Gandolfini the Great

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Writes Robert Blumen:

Lew – The recent passing of James Gandolfini gave me cause to think about my favorite of any of his film or television appearances.  No, not Tony in The Sopranos, about which I have mixed feelings.   It was Armando Iannuci’s film In the Loop.

The story, which covers the Anglo-American elites planning of a war against a small but unnamed middle-Eastern nation, is a thinly veiled satire of the run-up to the Iraq war.  It is probably the most cynical depiction of the war party ever on film, exceeding even that of Wag the Dog.

It’s all there: the disgruntled expatriate with fake intel, a fabricated causus belli, lying to congress, the launching of a war for domestic political purposes, the Rahm Emmanuel clone, botched message discipline, and the piling on by what Ray McGovern refers to as the Fawning Corporate Media.   Gandolfini plays a reluctant general who, having fought in actual wars and seen people die, believes that wars should only be undertaken as a last resort and with due cause.  Gandolfini’s role in this film could be seen as a sort of Karen Kwiatowski character, a principled opponent to wars of aggression fought for phony reasons.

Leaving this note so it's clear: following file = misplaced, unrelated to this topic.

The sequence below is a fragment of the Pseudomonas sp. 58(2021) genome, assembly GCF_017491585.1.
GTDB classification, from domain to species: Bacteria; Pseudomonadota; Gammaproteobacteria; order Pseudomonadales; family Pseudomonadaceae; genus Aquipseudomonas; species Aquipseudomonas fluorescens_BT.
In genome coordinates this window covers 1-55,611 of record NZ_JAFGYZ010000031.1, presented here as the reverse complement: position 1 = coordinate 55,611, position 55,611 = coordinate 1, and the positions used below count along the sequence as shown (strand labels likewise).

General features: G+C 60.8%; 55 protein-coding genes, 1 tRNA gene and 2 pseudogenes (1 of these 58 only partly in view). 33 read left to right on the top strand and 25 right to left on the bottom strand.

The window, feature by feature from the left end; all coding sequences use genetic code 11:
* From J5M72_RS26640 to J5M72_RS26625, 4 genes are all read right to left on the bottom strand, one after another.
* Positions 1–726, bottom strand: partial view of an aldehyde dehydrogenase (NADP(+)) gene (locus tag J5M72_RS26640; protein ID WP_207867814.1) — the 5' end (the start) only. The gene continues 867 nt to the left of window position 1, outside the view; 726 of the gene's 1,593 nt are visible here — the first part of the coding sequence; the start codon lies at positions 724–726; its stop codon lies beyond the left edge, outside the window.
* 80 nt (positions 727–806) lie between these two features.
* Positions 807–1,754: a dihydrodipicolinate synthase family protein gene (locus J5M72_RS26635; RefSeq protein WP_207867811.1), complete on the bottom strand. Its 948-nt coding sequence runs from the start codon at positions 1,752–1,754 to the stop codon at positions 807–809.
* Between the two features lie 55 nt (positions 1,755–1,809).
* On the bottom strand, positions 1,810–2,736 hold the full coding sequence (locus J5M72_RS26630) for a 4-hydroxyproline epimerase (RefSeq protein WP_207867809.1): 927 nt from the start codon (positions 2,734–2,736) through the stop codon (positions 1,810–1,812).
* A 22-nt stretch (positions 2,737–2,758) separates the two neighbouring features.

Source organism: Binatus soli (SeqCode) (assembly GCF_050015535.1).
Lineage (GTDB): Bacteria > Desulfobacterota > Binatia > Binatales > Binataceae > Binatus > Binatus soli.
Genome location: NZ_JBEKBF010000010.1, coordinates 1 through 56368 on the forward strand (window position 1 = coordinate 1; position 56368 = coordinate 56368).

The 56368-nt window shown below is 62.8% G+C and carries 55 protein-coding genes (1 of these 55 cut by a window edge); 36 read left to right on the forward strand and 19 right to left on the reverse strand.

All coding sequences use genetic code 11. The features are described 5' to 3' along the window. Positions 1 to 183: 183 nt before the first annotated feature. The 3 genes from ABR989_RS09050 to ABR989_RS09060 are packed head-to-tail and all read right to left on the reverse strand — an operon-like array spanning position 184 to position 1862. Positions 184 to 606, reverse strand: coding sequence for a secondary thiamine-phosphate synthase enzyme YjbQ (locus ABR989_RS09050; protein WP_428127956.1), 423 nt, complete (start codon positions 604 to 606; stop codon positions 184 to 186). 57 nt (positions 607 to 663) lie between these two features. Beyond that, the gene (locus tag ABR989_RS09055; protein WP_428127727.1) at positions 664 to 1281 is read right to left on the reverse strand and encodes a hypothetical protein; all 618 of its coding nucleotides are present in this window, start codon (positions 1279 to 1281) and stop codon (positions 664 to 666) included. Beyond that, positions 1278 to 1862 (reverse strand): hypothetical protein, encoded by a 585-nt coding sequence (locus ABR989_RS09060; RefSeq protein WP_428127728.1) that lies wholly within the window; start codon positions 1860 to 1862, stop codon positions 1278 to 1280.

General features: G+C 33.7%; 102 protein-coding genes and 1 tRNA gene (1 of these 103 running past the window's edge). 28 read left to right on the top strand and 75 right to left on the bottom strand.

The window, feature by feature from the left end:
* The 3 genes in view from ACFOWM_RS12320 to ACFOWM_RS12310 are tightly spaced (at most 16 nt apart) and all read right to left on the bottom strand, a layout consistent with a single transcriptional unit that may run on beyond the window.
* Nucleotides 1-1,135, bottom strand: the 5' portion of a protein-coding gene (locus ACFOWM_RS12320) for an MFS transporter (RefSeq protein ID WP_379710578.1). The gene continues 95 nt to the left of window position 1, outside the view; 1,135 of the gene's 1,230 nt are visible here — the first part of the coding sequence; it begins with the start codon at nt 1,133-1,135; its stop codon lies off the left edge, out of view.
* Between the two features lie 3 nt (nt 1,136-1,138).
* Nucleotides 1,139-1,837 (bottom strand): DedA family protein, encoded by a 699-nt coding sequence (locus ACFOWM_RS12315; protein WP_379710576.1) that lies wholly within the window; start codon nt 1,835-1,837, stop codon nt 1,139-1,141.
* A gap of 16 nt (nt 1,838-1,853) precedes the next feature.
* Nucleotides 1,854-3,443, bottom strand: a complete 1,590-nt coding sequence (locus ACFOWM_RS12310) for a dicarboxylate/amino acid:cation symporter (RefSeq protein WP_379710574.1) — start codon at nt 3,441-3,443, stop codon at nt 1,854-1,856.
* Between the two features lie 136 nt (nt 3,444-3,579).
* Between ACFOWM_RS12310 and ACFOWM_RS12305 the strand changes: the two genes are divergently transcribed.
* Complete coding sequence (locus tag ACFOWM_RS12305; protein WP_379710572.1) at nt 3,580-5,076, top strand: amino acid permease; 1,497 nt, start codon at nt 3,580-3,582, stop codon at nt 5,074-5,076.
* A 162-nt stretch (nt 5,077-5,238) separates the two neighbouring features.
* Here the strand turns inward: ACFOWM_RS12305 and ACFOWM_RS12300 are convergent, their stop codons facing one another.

UPDATE from John McKerrow:

Regarding In the Loop, you should give your readers a “heads up” on the far superior television series called The Thick of It. It is made by the same writer/director/producer Armando Iannucci; yet, it is even more cynical and far more funny than the film. The series includes much of the same cast as the film, but the actors play different characters. The exception is Peter Capaldi, who plays the Scot, Malcolm Tucker. The Tucker character is clearly based on the New Labour bag man Alastair Campbell. What is so great about this programme is that it depicts politicians as they are: viz., useless, incompetent, power hungry, and cowardly.

2:30 pm on June 23, 2013
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